Most introductory textbooks on supervised learning algorithms examine the algorithm from a single classification point of view, meaning we only need to decide if an item belongs to a certain class or not. Multi-class classification, an instance of the same problem is typically done by training multiple such binary classifiers for each pair of classes. There are various improvements over these techniques, but very few papers examine how to get meaningful probability estimates out of a learning algorithm.
At Sidelines, we use the probability output of some of our classifiers to predict how relevant a sports news article is to a specific team. We then use that input as part of our ranking algorithm. For example, this article is mostly about the Boston Celtics and it should rank high in a Celtics feed, but Mavericks’ fans would also be somewhat interested although it should not rank as high in their feed.
To get good probability estimates though, some offline experimentation is needed. An untuned instance of Naive Bayes would tend to give estimates either near 0 or near 1 with very few articles inbetween. I’m speculating that this is because of the large number of words very frequently repeated in all documents. Mizil and Caruana examine methods to tune a variety of algorithms in their 2005 paper “Predicting Good Probabilities With Supervised Learning“. The authors test two calibration methods, Platt Scaling and Isotonic Regression for SVMs, Logistic Regression, Decision Trees, KNN, Naive Bayes, etc. They conclude that a) Platt Scaling works best when the calibration set is small and works best with max margin algorithms such as SVMs, b) Isotonic Regression usually outperforms Platt Scaling when the calibration set is large and it is the calibration method of choice for Naive Bayes. How to use Isotonic Regression for calibration is described in detail by Zadrozny and Elkan in “Transforming Classifier Scores into Accurate Multiclass Probability Estimates“. Same paper also goes into detail about the multiclass case but we’ll leave that for another time.
Here is the methodology one can use to calibrate NB:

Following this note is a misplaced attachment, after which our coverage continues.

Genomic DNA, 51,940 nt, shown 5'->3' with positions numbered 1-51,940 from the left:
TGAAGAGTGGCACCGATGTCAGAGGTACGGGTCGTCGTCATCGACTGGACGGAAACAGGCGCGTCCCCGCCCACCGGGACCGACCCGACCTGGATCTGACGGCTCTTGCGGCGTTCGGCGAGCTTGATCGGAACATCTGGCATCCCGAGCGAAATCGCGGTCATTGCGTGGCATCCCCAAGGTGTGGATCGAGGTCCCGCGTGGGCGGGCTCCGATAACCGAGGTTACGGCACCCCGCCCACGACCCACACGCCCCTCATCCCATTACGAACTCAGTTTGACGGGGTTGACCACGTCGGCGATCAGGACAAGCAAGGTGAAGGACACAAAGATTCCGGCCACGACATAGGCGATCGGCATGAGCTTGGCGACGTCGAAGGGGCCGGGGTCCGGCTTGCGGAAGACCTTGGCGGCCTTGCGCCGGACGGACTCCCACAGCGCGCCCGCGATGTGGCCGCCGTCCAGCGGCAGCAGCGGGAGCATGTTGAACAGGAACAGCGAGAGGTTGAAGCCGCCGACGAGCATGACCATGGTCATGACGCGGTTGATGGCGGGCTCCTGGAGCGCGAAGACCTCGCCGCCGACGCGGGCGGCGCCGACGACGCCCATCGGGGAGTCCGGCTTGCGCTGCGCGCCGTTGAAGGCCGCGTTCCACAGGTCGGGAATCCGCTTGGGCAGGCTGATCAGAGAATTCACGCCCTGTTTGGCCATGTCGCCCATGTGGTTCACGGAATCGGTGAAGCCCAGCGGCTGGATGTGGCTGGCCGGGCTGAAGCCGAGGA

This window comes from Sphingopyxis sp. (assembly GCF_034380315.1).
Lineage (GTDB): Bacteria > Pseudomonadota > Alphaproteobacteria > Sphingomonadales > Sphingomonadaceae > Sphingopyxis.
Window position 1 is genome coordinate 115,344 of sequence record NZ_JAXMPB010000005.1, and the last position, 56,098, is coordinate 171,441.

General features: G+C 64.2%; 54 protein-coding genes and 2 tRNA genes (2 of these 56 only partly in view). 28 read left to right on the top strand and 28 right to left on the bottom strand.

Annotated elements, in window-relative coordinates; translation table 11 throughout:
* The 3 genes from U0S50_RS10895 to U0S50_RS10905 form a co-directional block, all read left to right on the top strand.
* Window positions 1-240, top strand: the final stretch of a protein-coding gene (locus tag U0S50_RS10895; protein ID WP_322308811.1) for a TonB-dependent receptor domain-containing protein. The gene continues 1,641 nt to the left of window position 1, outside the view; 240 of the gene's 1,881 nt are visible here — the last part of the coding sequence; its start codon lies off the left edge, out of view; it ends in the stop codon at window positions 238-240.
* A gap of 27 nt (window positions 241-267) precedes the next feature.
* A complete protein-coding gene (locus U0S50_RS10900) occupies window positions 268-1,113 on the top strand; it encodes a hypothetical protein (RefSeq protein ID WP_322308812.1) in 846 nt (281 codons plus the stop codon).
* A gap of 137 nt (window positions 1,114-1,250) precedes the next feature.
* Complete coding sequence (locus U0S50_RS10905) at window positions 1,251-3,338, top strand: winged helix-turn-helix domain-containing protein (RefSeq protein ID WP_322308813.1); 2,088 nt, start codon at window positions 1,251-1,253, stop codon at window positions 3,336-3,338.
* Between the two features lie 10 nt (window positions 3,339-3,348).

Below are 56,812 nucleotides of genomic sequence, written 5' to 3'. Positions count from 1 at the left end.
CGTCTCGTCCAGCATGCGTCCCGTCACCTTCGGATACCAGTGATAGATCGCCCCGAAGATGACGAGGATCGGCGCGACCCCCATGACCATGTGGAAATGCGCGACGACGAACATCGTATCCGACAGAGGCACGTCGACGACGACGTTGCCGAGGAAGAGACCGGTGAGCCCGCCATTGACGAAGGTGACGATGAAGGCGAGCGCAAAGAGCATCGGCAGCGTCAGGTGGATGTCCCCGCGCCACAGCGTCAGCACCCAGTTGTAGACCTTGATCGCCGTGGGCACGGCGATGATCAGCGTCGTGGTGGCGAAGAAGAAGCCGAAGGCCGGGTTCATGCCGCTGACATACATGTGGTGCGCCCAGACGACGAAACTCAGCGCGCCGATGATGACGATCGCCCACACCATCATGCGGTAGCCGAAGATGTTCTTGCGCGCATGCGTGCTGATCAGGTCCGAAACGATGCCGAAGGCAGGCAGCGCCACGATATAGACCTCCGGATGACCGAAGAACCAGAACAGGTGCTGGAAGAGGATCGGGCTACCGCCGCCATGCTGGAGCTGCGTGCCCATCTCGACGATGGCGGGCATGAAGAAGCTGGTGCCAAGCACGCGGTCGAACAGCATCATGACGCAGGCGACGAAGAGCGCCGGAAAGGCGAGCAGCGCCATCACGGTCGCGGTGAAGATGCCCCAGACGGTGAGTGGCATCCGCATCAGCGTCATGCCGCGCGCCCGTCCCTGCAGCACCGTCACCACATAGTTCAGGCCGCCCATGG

- A new article comes into the system and put through a NB classifier. The classifier outputs a probability. Our goal is to decide with a certain probability how relevant the article is to our sports community. If it is relevant, we want to keep it and put it through further processing, otherwise discard it.
- To make it easier to rationalize about the results, discretize the probability space. We use five bins, [0, 0.35) is a no go, [0.35, 0.5) is mildly relevant, [0.5, 0.7) is relevant and [0.7, 0.9) is very relevant and [0.9, 1.0] is an absolute must have. The reason we have a smaller margin towards the right edge is because Naive Bayes shows opposite bias after calibration. We are also highly unlikely to display anything with prob < 0.5 to the user (depending on other inputs) because false positives create a much worse user experience than false negatives.
- Label a large set of previously classified news articles with carefully curated probability estimates. About 2000 should suffice. These labeled samples should NOT be the ones used to initially train the model and make sure there are enough samples for each virtual bin.
- Put the labeled samples through isotonic regression. R has a package to do that using a generalized form of the Pool Adjacent Violators Algorithm (PAVA). As I’m not proficient working with R, this step was a total nightmare. Once I have a better understanding of PAVA, my goal is to rewrite this part in Python.
- Take the result and code it as a function in your favorite program. Calibrate subsequent/test data based on that function
You may notice that the probabilities being output in step 5 do not necessarily sum up to 1. I’m convinced that this is wrong and some normalization is needed, but this has not affected us in practice (yet)